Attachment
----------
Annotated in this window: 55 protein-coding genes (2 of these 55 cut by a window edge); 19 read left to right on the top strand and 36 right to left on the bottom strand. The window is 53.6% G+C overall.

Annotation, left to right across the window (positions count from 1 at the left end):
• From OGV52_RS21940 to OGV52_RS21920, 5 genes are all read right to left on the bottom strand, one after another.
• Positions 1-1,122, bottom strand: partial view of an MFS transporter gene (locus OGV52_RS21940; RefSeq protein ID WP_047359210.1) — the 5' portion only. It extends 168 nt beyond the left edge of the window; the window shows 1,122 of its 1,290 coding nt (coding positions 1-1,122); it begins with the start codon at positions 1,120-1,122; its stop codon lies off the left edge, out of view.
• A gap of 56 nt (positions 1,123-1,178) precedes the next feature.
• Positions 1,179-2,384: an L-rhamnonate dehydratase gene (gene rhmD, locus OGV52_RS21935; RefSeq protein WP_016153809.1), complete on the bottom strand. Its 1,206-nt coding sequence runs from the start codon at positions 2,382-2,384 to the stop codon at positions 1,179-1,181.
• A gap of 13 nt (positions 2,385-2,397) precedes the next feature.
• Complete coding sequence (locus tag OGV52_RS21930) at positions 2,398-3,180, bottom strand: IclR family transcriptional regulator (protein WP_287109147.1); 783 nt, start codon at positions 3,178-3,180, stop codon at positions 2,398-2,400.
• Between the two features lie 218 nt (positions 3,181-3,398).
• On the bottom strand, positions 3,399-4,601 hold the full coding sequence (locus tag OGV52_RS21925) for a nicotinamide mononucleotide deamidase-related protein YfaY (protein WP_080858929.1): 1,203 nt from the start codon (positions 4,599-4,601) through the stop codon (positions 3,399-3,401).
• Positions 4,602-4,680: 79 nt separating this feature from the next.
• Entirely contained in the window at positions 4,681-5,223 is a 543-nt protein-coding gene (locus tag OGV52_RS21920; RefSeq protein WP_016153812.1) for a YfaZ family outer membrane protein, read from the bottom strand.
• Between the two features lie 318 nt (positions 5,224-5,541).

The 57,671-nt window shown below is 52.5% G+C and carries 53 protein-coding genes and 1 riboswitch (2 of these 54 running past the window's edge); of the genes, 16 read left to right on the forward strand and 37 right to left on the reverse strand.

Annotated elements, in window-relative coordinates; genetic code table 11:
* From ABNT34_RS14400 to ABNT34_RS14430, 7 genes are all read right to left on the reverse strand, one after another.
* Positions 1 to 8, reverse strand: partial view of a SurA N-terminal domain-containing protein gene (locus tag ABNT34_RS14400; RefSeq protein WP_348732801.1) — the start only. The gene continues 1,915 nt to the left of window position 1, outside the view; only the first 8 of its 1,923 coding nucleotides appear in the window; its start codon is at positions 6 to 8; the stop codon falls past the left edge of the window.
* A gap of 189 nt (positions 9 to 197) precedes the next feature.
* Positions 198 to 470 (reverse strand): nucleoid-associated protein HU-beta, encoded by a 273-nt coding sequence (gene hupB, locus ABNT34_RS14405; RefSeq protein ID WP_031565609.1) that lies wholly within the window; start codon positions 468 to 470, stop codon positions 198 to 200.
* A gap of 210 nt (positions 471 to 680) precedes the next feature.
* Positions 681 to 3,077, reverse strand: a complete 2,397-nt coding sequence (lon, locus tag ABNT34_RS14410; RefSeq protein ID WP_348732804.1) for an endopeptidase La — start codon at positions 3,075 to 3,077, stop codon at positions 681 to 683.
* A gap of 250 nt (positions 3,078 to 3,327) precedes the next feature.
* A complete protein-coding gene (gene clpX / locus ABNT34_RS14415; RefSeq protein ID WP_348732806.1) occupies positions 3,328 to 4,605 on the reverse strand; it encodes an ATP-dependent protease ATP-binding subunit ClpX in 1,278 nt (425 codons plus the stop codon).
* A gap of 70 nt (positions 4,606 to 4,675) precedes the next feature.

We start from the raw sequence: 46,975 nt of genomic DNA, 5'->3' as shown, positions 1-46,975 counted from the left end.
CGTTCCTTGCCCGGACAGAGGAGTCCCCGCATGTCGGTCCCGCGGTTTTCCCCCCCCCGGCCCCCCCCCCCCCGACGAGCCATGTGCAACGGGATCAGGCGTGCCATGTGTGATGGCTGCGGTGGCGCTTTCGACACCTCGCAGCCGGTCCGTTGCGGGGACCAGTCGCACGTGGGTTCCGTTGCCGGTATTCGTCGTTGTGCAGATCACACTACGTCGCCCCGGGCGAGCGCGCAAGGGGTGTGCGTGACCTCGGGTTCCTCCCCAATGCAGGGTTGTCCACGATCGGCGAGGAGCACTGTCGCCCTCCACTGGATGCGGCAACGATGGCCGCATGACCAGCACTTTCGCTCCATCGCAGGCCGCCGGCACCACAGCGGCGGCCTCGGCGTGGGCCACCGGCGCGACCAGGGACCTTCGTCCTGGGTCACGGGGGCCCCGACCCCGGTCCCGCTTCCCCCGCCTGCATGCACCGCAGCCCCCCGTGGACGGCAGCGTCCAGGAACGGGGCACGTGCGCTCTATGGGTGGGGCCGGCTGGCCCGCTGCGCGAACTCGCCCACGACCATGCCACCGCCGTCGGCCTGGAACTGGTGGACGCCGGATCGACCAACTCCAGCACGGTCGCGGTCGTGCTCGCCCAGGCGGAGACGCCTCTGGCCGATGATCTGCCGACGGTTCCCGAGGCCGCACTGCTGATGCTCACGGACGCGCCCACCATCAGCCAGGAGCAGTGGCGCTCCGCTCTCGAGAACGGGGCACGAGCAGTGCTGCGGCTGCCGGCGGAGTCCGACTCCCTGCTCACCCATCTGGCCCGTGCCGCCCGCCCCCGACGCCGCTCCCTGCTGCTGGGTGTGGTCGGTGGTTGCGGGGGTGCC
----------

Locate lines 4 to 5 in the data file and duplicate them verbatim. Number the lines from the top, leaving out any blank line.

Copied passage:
• Positions 1-1,122, bottom strand: partial view of an MFS transporter gene (locus OGV52_RS21940; RefSeq protein ID WP_047359210.1) — the 5' portion only. It extends 168 nt beyond the left edge of the window; the window shows 1,122 of its 1,290 coding nt (coding positions 1-1,122); it begins with the start codon at positions 1,120-1,122; its stop codon lies off the left edge, out of view.
• A gap of 56 nt (positions 1,123-1,178) precedes the next feature.